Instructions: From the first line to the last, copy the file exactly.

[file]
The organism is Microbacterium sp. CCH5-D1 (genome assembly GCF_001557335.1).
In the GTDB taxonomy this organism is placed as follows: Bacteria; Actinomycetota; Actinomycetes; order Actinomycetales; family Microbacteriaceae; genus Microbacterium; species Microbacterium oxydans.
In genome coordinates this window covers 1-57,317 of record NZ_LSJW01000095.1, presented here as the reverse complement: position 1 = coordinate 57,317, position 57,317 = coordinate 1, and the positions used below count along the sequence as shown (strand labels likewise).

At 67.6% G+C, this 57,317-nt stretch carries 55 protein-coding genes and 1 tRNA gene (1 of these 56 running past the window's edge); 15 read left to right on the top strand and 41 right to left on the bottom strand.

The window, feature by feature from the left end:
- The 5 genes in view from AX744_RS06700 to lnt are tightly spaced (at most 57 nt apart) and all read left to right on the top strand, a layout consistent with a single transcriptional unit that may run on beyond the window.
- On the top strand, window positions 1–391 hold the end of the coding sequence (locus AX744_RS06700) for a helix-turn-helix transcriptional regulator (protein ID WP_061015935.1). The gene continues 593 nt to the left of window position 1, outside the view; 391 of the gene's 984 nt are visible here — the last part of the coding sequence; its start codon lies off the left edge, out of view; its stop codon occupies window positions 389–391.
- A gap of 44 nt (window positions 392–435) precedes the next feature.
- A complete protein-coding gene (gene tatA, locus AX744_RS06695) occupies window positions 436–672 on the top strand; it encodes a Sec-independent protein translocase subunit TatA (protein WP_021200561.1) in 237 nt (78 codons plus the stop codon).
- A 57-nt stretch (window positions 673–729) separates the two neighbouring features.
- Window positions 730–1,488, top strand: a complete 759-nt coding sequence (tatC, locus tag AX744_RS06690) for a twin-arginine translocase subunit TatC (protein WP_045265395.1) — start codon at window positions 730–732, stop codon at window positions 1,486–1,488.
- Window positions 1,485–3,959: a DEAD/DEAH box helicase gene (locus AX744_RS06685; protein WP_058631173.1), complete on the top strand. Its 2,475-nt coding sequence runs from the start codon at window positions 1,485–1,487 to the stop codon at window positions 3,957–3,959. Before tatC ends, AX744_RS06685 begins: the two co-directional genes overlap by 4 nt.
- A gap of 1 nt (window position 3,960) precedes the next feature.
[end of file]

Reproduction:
The organism is Microbacterium sp. CCH5-D1 (genome assembly GCF_001557335.1).
In the GTDB taxonomy this organism is placed as follows: Bacteria; Actinomycetota; Actinomycetes; order Actinomycetales; family Microbacteriaceae; genus Microbacterium; species Microbacterium oxydans.
In genome coordinates this window covers 1-57,317 of record NZ_LSJW01000095.1, presented here as the reverse complement: position 1 = coordinate 57,317, position 57,317 = coordinate 1, and the positions used below count along the sequence as shown (strand labels likewise).

At 67.6% G+C, this 57,317-nt stretch carries 55 protein-coding genes and 1 tRNA gene (1 of these 56 running past the window's edge); 15 read left to right on the top strand and 41 right to left on the bottom strand.

The window, feature by feature from the left end:
- The 5 genes in view from AX744_RS06700 to lnt are tightly spaced (at most 57 nt apart) and all read left to right on the top strand, a layout consistent with a single transcriptional unit that may run on beyond the window.
- On the top strand, window positions 1–391 hold the end of the coding sequence (locus AX744_RS06700) for a helix-turn-helix transcriptional regulator (protein ID WP_061015935.1). The gene continues 593 nt to the left of window position 1, outside the view; 391 of the gene's 984 nt are visible here — the last part of the coding sequence; its start codon lies off the left edge, out of view; its stop codon occupies window positions 389–391.
- A gap of 44 nt (window positions 392–435) precedes the next feature.
- A complete protein-coding gene (gene tatA, locus AX744_RS06695) occupies window positions 436–672 on the top strand; it encodes a Sec-independent protein translocase subunit TatA (protein WP_021200561.1) in 237 nt (78 codons plus the stop codon).
- A 57-nt stretch (window positions 673–729) separates the two neighbouring features.
- Window positions 730–1,488, top strand: a complete 759-nt coding sequence (tatC, locus tag AX744_RS06690) for a twin-arginine translocase subunit TatC (protein WP_045265395.1) — start codon at window positions 730–732, stop codon at window positions 1,486–1,488.
- Window positions 1,485–3,959: a DEAD/DEAH box helicase gene (locus AX744_RS06685; protein WP_058631173.1), complete on the top strand. Its 2,475-nt coding sequence runs from the start codon at window positions 1,485–1,487 to the stop codon at window positions 3,957–3,959. Before tatC ends, AX744_RS06685 begins: the two co-directional genes overlap by 4 nt.
- A gap of 1 nt (window position 3,960) precedes the next feature.